Jackson promotes enviromental awarenessFriday, May 04, 2007 By Rosie Paterson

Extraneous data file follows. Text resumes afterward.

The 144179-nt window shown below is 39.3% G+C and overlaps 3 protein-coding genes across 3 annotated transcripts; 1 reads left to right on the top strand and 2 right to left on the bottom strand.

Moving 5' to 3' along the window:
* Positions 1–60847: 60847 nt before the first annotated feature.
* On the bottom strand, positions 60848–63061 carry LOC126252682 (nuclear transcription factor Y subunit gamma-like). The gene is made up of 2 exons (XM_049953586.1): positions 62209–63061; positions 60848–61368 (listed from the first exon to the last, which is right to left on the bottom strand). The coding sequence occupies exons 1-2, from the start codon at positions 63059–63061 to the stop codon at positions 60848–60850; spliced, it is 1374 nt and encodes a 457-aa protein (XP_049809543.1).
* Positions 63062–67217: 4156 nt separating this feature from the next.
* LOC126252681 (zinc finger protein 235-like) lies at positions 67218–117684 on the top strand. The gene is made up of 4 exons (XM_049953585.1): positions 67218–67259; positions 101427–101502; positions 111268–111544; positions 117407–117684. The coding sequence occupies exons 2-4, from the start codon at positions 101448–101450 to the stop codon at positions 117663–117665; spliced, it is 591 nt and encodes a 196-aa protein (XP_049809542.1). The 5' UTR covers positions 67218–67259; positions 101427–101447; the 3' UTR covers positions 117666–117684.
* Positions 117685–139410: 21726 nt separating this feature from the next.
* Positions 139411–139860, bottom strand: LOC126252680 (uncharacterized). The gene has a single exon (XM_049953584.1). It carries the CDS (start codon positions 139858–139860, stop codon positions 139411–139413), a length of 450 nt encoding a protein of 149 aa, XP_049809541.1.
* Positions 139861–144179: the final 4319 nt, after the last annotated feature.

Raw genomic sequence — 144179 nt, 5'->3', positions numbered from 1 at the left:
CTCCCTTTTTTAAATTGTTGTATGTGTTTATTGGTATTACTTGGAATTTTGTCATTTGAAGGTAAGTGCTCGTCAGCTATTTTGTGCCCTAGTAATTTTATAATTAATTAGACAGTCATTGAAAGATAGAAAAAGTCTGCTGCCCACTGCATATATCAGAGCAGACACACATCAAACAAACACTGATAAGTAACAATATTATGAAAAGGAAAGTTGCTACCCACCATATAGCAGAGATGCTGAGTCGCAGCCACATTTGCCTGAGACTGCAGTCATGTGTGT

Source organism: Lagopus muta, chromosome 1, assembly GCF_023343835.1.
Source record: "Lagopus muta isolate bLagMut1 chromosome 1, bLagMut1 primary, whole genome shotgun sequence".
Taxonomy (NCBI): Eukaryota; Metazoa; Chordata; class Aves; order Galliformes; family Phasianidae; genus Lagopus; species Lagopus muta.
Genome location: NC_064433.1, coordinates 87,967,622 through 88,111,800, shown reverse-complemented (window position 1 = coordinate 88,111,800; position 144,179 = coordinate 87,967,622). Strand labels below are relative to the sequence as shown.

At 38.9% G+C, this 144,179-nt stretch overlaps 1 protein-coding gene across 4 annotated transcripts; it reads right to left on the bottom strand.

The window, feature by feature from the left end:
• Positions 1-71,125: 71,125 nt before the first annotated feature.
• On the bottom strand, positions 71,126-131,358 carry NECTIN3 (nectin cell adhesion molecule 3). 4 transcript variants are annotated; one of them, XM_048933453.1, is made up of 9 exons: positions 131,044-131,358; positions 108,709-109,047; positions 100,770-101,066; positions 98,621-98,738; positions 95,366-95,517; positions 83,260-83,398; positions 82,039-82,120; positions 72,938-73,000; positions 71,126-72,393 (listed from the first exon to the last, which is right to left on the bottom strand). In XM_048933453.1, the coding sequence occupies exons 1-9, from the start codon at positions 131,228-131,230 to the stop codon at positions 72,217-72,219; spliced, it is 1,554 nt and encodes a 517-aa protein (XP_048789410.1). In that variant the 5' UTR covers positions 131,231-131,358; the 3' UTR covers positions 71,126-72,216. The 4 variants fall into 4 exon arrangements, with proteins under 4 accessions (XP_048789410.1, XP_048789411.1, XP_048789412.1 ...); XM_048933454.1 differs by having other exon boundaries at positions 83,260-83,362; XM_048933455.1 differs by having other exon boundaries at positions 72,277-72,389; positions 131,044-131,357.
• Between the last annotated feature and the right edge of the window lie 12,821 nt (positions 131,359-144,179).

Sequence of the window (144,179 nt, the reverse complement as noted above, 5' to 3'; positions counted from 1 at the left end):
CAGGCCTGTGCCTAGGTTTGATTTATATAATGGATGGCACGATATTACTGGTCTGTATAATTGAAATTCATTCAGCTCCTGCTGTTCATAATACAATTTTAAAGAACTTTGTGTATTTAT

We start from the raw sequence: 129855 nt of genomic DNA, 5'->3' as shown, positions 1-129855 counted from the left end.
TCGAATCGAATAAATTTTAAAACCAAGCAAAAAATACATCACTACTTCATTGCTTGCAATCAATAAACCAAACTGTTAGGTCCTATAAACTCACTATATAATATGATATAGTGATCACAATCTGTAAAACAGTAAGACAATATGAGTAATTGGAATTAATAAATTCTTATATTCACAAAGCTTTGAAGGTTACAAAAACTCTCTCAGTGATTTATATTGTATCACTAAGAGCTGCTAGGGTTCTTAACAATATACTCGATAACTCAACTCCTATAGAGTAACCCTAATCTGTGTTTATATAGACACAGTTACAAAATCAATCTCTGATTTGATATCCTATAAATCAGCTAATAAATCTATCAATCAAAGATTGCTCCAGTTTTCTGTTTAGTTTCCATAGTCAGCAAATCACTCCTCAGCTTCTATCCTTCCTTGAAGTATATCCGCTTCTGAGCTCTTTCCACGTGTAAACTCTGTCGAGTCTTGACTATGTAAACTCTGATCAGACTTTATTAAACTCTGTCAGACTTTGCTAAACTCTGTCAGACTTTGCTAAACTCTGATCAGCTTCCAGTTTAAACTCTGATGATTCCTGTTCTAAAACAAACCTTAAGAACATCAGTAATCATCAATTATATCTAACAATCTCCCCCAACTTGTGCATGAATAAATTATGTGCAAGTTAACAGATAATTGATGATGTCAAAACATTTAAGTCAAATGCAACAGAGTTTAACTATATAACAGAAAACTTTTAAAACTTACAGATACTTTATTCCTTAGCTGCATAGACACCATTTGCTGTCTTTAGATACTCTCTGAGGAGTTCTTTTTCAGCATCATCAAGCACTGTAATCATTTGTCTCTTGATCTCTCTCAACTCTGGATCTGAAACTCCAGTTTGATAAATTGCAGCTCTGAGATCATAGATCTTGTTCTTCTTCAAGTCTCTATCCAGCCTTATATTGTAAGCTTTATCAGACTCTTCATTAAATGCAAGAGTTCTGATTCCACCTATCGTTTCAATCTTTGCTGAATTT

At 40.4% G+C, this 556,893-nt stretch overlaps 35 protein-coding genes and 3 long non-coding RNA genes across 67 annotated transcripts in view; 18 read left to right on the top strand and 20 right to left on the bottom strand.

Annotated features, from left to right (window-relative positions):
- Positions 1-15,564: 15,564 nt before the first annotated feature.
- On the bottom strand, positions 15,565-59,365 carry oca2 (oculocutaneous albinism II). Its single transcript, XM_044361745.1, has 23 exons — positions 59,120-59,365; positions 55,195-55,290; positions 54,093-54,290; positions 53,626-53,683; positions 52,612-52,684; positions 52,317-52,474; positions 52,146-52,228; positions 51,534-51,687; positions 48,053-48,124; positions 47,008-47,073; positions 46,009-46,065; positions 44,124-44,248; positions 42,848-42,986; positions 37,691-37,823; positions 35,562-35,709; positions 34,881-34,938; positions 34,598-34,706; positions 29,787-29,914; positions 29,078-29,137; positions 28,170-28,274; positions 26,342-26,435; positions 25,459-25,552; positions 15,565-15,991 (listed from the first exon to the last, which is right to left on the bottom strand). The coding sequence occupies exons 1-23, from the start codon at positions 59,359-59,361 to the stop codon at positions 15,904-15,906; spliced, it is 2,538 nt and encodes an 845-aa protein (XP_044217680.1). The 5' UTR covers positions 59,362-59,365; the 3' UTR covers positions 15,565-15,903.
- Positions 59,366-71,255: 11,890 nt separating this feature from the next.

Community service encompasses not only helping other people, but aiding the environment as well. Here at RHS, there is an Environmental Club advised by science teacher Chris Carman and run by junior Sarah Jackson, the only consistently dedicated member. This year, the club’s largest achievement has been organizing recycling at the school. Jackson and Carman worked together with the recycling company to get bins and establish a system for recycling. “It took some time because there were a lot of little details to work out,” Jackson said. Today, the system is working well. Every Monday during morning announcements, a student from each classroom is asked to bring the bins down to the cafeteria so that the recycling may be gathered and dumped into the large bin outside. This student involvement is helpful as the club itself has few members. The biggest goal Jackson has for next year is recruitment. Despite numerous flyers and speeches at class assemblies, numbers have been low. Jackson hopes to find ways to creatively recruit students and keep them coming with a consistent event that the members can participate in. This way, the club can promote active participation rather than be focused on the responsibility of attending meetings. Jackson is also involved with Standing Rock Cultural Arts, an organization that is similarly focused on promoting participation among young people in the community through hands-on activities as well as bringing the community together. Jeff Ingram, co-manager of the Water St. Gallery, heads the program. Standing Rock Cultural Arts sponsors events at the Kent Stage, puts on a short film festival, has an art gallery, and runs various workshops. Another part of Standing Rock Cultural Arts is its Youth Theatre program in which kids use recycled materials to create a theatre set and then put on a play. They meet at least every Saturday to work. Jackson attends to help manage the kids and keep them on track. Jackson is educating herself in yet another way through her attendance of an Environmental Health Class at KSU. Through this class, Jackson was recently able to meet with the Environmental Council of Kent. This group was formed around the idea of making the Cuyahoga River the centerpiece of Kent and it has worked on developing recycling in order to raise money to fix up the park by the river downtown. Jackson hopes to get ideas from meeting with the council. “We talked about what makes the organization effective,” Jackson said. Next year, Jackson wants to focus on connecting the school and community through a community calendar she hopes to create in the cafeteria as well as by giving out flyers.